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Breaking News: Senate votes to confirm Elena Kagan, 63-37

Kagan at her nomination

Kagan at her nomination

The New York Times reports:

The Senate confirmed Elena Kagan to a seat on the Supreme Court on Thursday, giving President Obama his second appointment to the high court in a year, and a political victory as the Senate neared the end of its business for the summer.

Ms. Kagan, a former dean of the Harvard Law School and a legal adviser in both the Clinton and Obama administrations, was approved by a vote of 63 to 37 after hearings and floor debate that showcased competing views of Democrats and Republicans about the court, but exposed no significant stumbling blocks to her confirmation.

She becomes the fourth woman ever named to the court, and will join two other woman currently serving, including Justice Sonia Sotomayor, the first Obama administration nominee, who was confirmed almost exactly one year ago.

“Her qualifications, intelligence, temperament and judgment will make her a worthy successor to Justice John Paul Stevens,” Senator Patrick J. Leahy, Democrat of Vermont and chairman of the Judiciary Committee, said of Ms. Kagan.

Five Republicans joined 56 Democrats and two independents in supporting the nomination; 36 Republicans and one Democrat, Senator Ben Nelson of Nebraska, opposed her. In a sign of the import of the moment, senators were asked to record their votes from their desks.

The sharp partisan divide over the nomination illustrated the increasing political polarization of fights over high court nominees, who in years past were backed by both parties in the absence of some disqualifying factor. Ms. Kagan received fewer Republican votes than Justice Sotomayor, who was supported by nine in her 68-31 confirmation on Aug. 6, 2009. Democrats balked at President George W. Bush’s nominee, Samuel A. Alito Jr., with only four endorsing him in a 58 to 42 vote in January 2006.

At age 50, Ms. Kagan could have a long tenure on the court, but her confirmation is not seen as significantly altering the current, closely divided ideological makeup of the court, which is often split 5-4 on major decisions.

Most Senate Republicans challenged Ms. Kagan’s nomination until the end, asserting that she lacked sufficient experience and had unfairly stigmatized the military by supporting a ban on recruiters at Harvard Law over the military’s ban on gays serving openly. Republicans said her record in both Democratic administrations and her ties to Mr. Obama suggested that she would be an “activist” judge with a liberal bent who would try to imprint her own political values on court opinions.

Senator Mitch McConnell of Kentucky, the Republican leader, portrayed her as a potential “rubber stamp” for the Obama White House.

“We are left with the same core concern, that Ms. Kagan would ally herself not with the Constitutional liberties of all Americans but with a big-government agenda and the president who nominated her,” Senator Jeff Sessions of Alabama, the senior Republican on the Judiciary Committee, said.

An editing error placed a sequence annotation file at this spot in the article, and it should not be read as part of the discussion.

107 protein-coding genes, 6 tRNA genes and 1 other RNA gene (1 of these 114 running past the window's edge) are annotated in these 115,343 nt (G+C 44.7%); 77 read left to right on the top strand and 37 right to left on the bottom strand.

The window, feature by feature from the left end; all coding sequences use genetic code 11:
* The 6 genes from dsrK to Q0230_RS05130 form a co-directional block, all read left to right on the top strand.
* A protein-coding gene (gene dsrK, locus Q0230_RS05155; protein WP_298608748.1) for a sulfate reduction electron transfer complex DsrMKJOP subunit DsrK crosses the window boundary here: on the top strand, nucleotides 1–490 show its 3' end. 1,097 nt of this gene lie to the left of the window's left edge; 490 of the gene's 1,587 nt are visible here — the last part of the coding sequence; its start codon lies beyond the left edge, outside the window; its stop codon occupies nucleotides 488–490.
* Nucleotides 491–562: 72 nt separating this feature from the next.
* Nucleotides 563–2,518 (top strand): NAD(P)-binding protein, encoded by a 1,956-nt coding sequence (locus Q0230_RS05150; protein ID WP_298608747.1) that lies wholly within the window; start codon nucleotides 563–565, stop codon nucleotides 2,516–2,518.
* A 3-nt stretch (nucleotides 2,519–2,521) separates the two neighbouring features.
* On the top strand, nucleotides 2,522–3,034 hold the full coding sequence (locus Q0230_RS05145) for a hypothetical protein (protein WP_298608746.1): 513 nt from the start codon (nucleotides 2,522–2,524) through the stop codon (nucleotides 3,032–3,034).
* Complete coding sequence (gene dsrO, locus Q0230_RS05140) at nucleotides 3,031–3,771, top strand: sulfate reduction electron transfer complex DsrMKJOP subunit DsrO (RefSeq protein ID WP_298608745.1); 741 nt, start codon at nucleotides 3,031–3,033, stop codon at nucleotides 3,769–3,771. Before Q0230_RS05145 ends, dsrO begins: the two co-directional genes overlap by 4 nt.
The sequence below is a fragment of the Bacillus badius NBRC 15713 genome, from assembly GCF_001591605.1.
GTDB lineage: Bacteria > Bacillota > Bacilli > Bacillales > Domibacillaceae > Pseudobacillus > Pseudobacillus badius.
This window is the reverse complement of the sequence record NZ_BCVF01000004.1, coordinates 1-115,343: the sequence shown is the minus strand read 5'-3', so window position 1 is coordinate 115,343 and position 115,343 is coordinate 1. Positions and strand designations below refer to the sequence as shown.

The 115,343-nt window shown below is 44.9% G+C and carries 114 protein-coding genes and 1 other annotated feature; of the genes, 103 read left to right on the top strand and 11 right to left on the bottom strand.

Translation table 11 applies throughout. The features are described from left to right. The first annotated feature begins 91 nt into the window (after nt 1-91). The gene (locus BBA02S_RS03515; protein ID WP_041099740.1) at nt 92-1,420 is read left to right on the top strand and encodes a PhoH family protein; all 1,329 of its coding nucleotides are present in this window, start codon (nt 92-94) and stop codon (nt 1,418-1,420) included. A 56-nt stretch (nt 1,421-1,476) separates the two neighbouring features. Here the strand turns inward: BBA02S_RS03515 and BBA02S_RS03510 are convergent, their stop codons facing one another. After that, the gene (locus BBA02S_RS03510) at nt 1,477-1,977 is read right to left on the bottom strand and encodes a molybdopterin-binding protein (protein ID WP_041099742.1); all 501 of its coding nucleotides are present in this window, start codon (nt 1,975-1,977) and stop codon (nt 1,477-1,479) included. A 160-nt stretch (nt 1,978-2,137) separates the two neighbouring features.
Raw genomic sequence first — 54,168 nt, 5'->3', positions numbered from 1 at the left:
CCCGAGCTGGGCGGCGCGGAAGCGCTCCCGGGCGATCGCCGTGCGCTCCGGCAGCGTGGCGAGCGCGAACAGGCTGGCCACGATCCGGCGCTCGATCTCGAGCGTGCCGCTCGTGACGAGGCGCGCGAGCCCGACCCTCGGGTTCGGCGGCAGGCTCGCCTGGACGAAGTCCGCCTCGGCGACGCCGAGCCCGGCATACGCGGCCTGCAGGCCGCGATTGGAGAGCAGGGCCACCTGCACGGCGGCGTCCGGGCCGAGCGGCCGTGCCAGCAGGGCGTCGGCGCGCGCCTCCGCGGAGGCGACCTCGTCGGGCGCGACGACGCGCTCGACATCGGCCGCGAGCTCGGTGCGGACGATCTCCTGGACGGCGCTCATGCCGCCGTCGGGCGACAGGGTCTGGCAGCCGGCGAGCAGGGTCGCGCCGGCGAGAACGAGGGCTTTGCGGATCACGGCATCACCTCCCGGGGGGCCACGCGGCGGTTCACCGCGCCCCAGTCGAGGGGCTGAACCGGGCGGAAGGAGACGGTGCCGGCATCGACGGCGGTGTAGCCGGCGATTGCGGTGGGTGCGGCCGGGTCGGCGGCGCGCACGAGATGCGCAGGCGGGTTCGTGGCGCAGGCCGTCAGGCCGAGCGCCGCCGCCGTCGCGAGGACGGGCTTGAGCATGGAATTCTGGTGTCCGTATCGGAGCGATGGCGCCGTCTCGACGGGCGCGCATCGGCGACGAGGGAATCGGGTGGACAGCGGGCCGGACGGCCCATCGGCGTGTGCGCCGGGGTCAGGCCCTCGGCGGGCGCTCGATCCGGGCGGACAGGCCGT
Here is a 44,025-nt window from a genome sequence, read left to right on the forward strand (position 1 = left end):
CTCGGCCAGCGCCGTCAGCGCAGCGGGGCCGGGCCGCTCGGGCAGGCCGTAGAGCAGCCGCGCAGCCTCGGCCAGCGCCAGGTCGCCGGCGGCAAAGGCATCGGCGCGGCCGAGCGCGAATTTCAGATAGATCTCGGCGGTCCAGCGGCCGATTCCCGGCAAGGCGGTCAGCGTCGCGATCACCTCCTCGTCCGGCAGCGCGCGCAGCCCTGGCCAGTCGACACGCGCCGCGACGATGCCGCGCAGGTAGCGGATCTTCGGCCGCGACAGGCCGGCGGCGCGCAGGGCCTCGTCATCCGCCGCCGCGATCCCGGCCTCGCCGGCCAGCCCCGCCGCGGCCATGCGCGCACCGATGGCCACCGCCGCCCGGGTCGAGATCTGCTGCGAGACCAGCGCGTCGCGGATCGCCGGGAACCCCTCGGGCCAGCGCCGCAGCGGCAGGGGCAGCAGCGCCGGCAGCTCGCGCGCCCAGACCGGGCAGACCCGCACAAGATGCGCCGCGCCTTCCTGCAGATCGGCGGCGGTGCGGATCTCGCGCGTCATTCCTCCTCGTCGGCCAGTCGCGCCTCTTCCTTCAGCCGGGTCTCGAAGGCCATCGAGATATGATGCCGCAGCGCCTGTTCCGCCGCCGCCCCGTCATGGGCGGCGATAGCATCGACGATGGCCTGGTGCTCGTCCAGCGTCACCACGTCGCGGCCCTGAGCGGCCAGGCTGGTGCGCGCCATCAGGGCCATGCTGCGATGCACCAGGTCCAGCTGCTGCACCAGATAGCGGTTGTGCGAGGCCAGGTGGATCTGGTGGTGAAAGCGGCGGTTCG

Republicans said the need to interpret the Constitution strictly was reaffirmed, in their view, by this week’s federal court ruling against a voter-imposed ban on same-sex marriage in California, a case that is considered likely to reach the Supreme Court eventually.

Republicans also sought to raise questions about Ms. Kagan’s view of the Second Amendment right to bear arms — a crucial issue for many Republican and independent voters. But Democrats defended her as a brilliant legal scholar who would be a strong addition to the court.

Ms. Kagan was most recently the solicitor general in the Obama administration, making her the administration’s advocate before the Supreme Court. In that role she argued her first case before her soon-to-be fellow justices last year.

Her previous courtroom experience was limited and some Republicans cited her lack of time on the bench as a chief factor in their opposition, including Senator Scott Brown, the Massachusetts Republican, who on Thursday announced he would oppose the nomination of the woman he introduced at her confirmation hearings.

“When it comes to the Supreme Court, experience matters,” Mr. Brown said in a statement. “No classroom can substitute for the court itself, where decisions are made that affect the day-to-day lives of American citizens, and where one’s judicial character and temperament is shaped in favor of the fair and just application of the law.”

But Democrats dismissed that argument, with Senator Christopher J. Dodd, Democrat of Connecticut, saying that more than one-third of the 111 Americans who have served on the court were not previously judges, including former Chief Justice William Rehnquist, whose tenure was highly regarded by many Republicans.

“I would therefore submit to my colleagues that there are other important measures of the quality of a Supreme Court nominee besides the depth of his her experience on the bench,” Mr. Dodd said.

Congrats to Justice Kagan!!

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Anthony Clark Arend is Professor of Government and Foreign Service at Georgetown University and the Director of the Master of Science in Foreign Service in the Walsh School of Foreign Service.

Commentary and analysis at the intersection of international law and politics.